ナショナル・ポートレイト・ギャラリーNational Portrait Gallery

© Colin Streater

© Colin Streater

In 1856 the first portrait gallery in the world opened its doors to the public with the purpose of commemorating famous British warriors and statesmen. By 1896 the gallery had been moved to its present location next to The National Gallery1856年、イギリスの有名な軍人や政治家を偲び、世界初のポートレイトのギャラリーが開館した。1896年にはナショナル・ギャラリー隣に場所を移し、作品そのものよりも歴史を重視するという創設者の思いを現在まで引き継いできた。近年は、ケンブリッジ公妃殿下、ウィリアム王子の妻キャサリンがナショナル・ポートレイト・ギャラリーのパトロンとなり、2011年には180万人以上の来場者を迎えている。





National Portrait Gallery
住所:St Martin’s Place, London WC2H 0HE
TEL:+44 (0) 20 7306 0055

Text: Michael Sullivan
Translation: Sayaka Ito
and since then it has continued to carry out the wishes of the original founders of being more about history then art itself. More recently the Duchess of Cambridge, Prince William’s wife Catherine, became a Patron of the National Portrait Gallery and in 2011 the gallery welcomed over 1.8 million visitors through its doors.

The gallery itself is in ideal location being near several major tube stations, Leicester Square, Trafalgar Square and the National Gallery, while inside it has plenty of space over three floors as well as every year more than ten special displays and six major exhibitions. After going through the main entrance it is possible to buy tickets for exhibitions, make a donation and buy a floor plan. On the ground floor one can find contemporary portraits including exhibition rooms. On this floor it is possible to see significant British people of the last century including actors, artists, royalty, etc, and includes photos, oil paintings and even sketches.

The second floor is a favourite for many people including myself and truly does represent a walk through history via the medium of art. Beginning with the early Tudors (1485 onwards) every major period in British history is showcased right through the time of Shakespeare, the British civil war and the rise of a Britain as a superpower. Every portrait has a plaque explaining who painted the picture and who is in the picture along with a bit of historical context which makes for fascinating reading. It is equally interesting to closely examine the background and foreground of each portrait for consideration of what the artist, as well as the sitter, wanted to communicate such as identification with the arts, engineering, war, etc.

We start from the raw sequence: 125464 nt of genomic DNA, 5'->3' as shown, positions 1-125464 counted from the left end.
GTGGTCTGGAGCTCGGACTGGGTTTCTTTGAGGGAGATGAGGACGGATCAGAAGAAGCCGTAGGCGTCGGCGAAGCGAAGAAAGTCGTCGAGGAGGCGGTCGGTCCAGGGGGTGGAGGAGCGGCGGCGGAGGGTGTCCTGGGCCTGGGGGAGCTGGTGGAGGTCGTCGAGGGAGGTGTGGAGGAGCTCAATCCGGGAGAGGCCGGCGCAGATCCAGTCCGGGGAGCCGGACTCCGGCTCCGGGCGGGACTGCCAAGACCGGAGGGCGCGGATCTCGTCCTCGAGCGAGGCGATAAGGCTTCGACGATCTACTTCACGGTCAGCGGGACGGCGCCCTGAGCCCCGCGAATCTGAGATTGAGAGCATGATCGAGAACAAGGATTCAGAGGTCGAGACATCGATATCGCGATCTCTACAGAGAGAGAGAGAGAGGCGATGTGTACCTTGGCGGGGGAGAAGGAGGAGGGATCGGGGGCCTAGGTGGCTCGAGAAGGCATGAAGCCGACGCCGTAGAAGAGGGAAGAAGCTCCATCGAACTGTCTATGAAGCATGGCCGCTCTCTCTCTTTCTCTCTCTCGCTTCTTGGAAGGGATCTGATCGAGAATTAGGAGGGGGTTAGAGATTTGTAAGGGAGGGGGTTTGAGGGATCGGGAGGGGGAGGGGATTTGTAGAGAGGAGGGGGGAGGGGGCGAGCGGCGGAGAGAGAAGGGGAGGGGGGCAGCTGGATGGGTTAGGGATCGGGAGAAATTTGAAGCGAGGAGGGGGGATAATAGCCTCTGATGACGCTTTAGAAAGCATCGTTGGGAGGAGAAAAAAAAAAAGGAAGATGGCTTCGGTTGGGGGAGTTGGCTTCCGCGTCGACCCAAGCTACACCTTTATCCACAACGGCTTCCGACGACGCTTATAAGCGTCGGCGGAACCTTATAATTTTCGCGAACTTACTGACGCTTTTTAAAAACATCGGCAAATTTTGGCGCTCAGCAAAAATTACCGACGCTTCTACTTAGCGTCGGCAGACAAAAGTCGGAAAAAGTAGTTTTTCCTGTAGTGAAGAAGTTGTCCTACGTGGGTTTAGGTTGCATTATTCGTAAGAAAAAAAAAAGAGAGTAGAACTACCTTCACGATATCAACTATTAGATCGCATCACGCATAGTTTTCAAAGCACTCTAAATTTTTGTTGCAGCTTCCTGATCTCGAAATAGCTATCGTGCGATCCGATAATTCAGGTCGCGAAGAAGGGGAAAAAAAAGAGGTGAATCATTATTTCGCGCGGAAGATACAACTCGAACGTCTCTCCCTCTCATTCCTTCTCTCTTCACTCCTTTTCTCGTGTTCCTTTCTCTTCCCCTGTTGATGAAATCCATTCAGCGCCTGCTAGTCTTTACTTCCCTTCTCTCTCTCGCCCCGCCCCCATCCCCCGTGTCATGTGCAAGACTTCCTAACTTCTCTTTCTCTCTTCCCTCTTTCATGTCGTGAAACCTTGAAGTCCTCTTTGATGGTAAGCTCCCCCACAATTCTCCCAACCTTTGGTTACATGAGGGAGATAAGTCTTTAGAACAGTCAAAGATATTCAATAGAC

It is truly an amazing experience to be able to see the faces of the men and women who have had such a huge impact on British history and culture from the portraits of literary giants like William Shakespeare and John Keats to famous statesmen such as former British Prime Minister William Pitt. It is a true reminder that beyond the history books these men and women had lived and died many years ago and that just like a photo helps us capture moments in history as well as memories today, that also portraits have captured moments in time in Britain’s rich cultural history.

The website for the National Portrait Gallery is a marvel in itself as it provides access to the thousands of portraits not hanging on the walls of the gallery as well as detailed floor plans and exhibition information. The gallery itself provides for visitors very nicely with its own cloakroom, bookshop, gift shop, restaurant and bar and also a café. Furthermore the gallery organises events, workshops and group visits to further enhance every visitor’s experience.

National Portrait Gallery
Address: St Martin’s Place, London WC2H 0HE
Opening Hours: 10:00–18:00 (Thursday and Friday till 21:00)
Tel: +44 (0) 20 7306 0055
Free admission

Text: Michael Sullivan

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